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Hoverboard blamed for destroying $1 million Nashville home

Natalie Neysa Alund, nalund@tennessean.com • Feb 9, 2016 at 5:21 PM

NASHVILLE — Local and state fire officials say hoverboards are to blame for two fires over the past month in Nashville — one that destroyed a $1 million home last month.

At 11:40 p.m. on Jan. 9, two teenagers — a 14-year-old boy and a 16-year-old girl — hid upstairs in a home on Radcliff Drive after hearing noises downstairs, Nashville Fire Department spokesman Brian Haas said. What the teens did not know was a hoverboard had burst into flames on the first floor of the house, Haas said.

To escape the home that was filling with smoke, the teenage girl kicked out a second-floor window and leaped into her father’s arms. Both teens suffered minor injuries in the process. The father then helped the teenage boy out a second-story window with a ladder, Haas said.

More on the fire from The Tennessean, a Johnson City Press news partner.

News release from the Tennessee Department of Commerce & Insurance:

· At 11:40 p.m. on Jan. 9, 2016, on Radcliff Drive in Nashville, two teens hid upstairs in a home after hearing noises downstairs. Unbeknownst to them, a FITURBO F1 “hoverboard” had burst into flames on the first floor. Upon being confronted with smoke, a 16-year-old girl kicked out a second-floor window and leapt into her father’s arms. Both received minor injuries in the process. The father then helped the 14-year-old boy out a second-story window with a ladder.

· The two teens were both taken to Monroe Carell Jr. Children’s Hospital at Vanderbilt with minor injuries. The father, who injured his arm while trying to catch his daughter, said he would drive himself to the emergency room.

· The fire destroyed the 4,000-plus square-foot home.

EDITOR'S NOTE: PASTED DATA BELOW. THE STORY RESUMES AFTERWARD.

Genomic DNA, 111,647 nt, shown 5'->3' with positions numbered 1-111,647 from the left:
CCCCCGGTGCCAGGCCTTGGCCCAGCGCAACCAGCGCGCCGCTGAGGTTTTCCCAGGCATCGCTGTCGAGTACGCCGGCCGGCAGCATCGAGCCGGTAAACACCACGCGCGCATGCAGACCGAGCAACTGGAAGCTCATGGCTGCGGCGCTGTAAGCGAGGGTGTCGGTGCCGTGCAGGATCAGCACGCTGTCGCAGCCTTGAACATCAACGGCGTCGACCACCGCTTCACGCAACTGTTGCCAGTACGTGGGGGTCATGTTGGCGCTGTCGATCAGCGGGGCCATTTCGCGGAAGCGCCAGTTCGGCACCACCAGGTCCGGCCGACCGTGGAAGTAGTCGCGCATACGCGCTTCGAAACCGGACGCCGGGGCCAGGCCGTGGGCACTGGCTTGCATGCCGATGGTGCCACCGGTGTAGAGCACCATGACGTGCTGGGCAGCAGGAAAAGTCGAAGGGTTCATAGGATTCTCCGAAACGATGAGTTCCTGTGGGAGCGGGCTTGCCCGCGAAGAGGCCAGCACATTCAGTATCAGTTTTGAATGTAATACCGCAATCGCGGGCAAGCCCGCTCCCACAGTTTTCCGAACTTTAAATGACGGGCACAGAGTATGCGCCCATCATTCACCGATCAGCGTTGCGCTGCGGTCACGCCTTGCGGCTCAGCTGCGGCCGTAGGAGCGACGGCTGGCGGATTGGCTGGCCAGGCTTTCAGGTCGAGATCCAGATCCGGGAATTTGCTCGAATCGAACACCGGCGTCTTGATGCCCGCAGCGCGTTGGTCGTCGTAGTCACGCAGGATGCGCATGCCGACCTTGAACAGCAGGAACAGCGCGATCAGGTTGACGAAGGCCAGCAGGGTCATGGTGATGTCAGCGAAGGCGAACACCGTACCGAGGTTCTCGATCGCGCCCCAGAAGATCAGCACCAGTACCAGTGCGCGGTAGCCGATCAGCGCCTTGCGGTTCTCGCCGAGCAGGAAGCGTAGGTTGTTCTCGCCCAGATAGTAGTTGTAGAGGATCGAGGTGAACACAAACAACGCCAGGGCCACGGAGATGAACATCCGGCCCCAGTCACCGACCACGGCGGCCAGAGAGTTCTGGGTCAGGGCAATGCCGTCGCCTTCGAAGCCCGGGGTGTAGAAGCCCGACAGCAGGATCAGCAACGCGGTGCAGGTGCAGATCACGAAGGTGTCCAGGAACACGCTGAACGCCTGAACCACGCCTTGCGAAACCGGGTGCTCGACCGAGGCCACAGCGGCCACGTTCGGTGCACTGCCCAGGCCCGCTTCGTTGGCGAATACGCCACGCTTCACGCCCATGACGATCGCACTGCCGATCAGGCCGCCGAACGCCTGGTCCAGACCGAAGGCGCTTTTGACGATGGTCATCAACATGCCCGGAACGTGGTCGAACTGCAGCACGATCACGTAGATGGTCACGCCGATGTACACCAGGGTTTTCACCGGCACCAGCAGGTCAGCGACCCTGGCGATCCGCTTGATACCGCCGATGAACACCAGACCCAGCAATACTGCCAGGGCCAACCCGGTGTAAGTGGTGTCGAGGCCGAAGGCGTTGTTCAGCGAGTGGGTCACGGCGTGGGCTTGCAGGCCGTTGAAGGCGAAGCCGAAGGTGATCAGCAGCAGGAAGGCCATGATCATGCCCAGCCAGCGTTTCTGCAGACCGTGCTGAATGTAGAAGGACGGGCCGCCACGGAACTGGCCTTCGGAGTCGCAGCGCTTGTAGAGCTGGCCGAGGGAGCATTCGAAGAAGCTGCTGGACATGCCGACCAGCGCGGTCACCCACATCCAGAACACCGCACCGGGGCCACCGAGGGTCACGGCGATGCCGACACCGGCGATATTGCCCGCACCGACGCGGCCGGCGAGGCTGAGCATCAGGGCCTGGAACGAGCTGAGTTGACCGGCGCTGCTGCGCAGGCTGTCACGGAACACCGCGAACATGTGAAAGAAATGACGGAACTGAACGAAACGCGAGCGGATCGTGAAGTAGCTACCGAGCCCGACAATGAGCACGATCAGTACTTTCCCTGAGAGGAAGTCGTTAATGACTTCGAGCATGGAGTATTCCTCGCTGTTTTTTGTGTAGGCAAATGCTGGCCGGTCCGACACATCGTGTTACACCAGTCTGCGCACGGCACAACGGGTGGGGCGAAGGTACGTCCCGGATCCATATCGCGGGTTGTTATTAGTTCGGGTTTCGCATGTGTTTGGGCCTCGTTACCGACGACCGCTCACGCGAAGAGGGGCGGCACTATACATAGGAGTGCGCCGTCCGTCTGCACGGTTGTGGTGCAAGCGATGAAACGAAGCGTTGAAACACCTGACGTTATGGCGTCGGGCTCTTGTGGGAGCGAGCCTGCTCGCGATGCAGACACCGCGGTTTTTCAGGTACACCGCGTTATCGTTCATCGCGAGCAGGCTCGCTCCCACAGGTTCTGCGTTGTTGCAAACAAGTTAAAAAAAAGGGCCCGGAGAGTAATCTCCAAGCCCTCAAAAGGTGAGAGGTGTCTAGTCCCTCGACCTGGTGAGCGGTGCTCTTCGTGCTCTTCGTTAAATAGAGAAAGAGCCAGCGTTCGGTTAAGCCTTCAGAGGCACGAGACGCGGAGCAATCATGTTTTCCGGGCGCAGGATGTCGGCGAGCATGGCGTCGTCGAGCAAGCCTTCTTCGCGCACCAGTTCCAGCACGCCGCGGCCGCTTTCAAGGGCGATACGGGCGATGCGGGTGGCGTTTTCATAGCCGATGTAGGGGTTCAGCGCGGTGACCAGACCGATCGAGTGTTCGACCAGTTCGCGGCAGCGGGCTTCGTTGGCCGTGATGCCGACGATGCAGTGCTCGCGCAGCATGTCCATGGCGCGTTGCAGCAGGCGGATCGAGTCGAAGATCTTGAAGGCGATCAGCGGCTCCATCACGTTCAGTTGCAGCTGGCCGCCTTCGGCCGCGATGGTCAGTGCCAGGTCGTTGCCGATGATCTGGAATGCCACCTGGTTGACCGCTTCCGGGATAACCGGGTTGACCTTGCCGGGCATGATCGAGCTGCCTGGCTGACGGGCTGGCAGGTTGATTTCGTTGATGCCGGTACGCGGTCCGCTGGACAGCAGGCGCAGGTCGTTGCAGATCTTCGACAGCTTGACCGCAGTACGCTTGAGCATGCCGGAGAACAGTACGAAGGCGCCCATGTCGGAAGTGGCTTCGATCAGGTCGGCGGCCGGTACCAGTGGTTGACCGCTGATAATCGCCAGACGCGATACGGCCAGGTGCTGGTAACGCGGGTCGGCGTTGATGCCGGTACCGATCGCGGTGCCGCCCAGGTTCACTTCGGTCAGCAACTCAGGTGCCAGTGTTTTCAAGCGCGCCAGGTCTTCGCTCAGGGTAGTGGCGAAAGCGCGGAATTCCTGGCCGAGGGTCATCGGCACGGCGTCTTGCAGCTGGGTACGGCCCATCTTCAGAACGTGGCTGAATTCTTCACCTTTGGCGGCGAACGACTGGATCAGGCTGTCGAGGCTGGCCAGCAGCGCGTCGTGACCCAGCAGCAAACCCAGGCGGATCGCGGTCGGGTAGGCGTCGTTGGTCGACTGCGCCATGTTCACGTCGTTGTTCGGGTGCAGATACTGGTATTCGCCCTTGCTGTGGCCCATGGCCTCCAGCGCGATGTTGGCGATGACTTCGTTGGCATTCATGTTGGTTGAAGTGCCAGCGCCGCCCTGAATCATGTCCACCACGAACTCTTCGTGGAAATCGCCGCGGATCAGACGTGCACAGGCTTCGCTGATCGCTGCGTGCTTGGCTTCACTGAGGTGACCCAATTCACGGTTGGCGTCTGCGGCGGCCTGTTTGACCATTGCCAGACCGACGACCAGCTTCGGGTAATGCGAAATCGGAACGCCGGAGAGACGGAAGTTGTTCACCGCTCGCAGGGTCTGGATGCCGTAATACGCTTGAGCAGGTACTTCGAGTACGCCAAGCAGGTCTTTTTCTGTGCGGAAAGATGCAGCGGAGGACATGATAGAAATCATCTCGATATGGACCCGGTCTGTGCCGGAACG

Weeks of work by Nashville Fire Department led the investigators to determine that the fire was caused by the FITURBO F1 hoverboard. A subsequent investigation revealed that friends of the family who lost their home on Jan. 9 also experienced a small fire when their FITURBO F1 hoverboard – purchased in the same batch – caught fire in its battery compartment. Fortunately, only the hoverboard was damaged in that fire.

“We are fortunate that there were only minor injuries in what was an extremely dangerous fire,” said Nashville Fire Chief Rick White. “We hope Nashvillians use extreme caution before purchasing or using these hoverboards.”

Hoverboard safety tips:

· If you do own a hoverboard, always use the manufacturer-supplied charge.

· Do not leave it unattended while charging or plugged into an outlet overnight.

· Do not overcharge the device and follow the manufacturer’s recommended charging times. (For more safety tips, go here.)

The U.S. Consumer Product Safety Commission is currently investigating dozens of such fires across the United States thought to be caused by hoverboards. The Radcliff Drive fire is now among those being investigated.

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